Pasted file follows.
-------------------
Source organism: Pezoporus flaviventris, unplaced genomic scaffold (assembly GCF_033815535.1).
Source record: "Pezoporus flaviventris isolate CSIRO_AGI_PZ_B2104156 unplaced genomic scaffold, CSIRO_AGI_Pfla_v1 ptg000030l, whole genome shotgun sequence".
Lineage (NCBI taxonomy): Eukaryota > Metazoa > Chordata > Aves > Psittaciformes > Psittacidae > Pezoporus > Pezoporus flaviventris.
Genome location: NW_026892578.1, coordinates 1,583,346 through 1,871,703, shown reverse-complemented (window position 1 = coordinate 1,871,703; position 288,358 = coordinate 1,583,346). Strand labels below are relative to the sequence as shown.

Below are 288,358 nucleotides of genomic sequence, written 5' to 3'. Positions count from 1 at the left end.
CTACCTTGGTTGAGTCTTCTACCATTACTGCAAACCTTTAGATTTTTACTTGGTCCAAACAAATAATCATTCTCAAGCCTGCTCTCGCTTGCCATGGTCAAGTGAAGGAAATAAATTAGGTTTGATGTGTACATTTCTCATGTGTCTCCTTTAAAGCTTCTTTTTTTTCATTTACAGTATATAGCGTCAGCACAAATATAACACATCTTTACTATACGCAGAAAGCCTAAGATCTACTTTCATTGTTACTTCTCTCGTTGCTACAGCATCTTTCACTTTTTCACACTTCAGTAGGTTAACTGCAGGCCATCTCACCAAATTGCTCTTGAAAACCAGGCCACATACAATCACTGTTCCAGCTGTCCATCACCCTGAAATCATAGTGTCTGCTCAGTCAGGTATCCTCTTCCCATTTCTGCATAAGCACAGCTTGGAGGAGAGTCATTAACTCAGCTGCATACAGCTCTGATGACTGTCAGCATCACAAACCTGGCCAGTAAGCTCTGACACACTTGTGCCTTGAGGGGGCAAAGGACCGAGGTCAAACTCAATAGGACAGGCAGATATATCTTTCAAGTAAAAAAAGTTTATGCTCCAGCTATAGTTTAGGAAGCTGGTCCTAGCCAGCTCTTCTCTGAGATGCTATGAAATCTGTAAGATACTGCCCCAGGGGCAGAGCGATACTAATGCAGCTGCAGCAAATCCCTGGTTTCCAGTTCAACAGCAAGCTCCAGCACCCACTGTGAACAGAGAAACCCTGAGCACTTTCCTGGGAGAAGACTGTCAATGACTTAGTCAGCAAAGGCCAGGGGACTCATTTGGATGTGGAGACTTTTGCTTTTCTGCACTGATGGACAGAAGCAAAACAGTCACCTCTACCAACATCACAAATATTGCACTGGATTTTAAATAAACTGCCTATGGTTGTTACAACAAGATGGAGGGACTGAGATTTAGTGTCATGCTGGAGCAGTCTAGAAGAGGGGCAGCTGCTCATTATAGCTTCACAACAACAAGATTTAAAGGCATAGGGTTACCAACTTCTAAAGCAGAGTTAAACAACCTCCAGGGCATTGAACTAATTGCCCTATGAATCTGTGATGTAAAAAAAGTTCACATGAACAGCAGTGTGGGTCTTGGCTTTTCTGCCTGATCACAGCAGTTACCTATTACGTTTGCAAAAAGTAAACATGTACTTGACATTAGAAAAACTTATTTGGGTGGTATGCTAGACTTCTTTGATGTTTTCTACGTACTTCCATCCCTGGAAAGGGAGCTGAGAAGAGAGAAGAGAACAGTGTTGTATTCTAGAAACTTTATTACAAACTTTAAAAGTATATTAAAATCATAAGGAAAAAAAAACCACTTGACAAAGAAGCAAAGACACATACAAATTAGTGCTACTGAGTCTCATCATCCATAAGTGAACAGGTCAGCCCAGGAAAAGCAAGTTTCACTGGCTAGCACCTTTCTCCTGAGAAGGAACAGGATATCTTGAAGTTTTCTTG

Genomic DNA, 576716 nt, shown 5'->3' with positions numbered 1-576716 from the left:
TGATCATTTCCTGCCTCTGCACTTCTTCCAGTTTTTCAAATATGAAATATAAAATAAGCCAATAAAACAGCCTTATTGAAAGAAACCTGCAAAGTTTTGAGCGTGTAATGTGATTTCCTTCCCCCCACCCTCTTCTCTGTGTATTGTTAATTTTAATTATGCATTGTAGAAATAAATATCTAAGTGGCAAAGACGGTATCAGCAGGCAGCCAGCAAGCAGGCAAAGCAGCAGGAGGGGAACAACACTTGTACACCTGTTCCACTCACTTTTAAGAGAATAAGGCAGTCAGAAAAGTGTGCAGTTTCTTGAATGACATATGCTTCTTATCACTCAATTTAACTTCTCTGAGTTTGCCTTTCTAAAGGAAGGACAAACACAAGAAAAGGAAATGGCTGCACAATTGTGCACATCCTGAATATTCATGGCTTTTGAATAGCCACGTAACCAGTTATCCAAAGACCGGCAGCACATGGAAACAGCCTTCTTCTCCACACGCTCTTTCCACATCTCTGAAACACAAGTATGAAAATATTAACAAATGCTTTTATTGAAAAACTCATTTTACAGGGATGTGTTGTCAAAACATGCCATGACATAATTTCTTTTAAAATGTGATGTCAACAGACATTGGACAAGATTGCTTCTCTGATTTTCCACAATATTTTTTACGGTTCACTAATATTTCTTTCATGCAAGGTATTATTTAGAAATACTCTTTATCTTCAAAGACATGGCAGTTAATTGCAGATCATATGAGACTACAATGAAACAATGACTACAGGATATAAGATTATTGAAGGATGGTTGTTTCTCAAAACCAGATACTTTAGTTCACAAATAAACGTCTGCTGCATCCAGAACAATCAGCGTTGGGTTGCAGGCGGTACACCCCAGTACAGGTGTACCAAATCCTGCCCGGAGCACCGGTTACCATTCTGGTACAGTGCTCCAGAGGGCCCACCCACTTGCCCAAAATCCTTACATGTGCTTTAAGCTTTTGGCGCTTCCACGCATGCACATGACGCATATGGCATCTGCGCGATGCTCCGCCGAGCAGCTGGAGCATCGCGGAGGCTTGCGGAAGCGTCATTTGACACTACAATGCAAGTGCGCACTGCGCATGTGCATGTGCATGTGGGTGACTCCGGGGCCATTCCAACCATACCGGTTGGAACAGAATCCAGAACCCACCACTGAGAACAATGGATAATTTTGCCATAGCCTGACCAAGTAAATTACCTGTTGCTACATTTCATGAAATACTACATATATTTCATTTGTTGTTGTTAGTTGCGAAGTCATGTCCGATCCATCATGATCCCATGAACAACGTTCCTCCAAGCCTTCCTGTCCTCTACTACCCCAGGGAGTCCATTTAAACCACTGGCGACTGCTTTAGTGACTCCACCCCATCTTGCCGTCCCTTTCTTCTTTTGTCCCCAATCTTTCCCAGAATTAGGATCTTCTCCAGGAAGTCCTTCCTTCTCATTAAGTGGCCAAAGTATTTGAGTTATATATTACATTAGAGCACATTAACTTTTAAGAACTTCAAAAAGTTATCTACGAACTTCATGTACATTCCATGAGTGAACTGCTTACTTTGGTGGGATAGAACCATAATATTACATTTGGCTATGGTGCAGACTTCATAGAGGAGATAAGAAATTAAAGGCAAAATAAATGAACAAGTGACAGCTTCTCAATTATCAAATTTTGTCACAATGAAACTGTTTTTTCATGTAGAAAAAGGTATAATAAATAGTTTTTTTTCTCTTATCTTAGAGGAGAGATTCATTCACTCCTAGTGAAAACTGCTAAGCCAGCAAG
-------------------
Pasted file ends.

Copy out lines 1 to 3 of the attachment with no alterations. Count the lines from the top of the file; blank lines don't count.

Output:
Source organism: Pezoporus flaviventris, unplaced genomic scaffold (assembly GCF_033815535.1).
Source record: "Pezoporus flaviventris isolate CSIRO_AGI_PZ_B2104156 unplaced genomic scaffold, CSIRO_AGI_Pfla_v1 ptg000030l, whole genome shotgun sequence".
Lineage (NCBI taxonomy): Eukaryota > Metazoa > Chordata > Aves > Psittaciformes > Psittacidae > Pezoporus > Pezoporus flaviventris.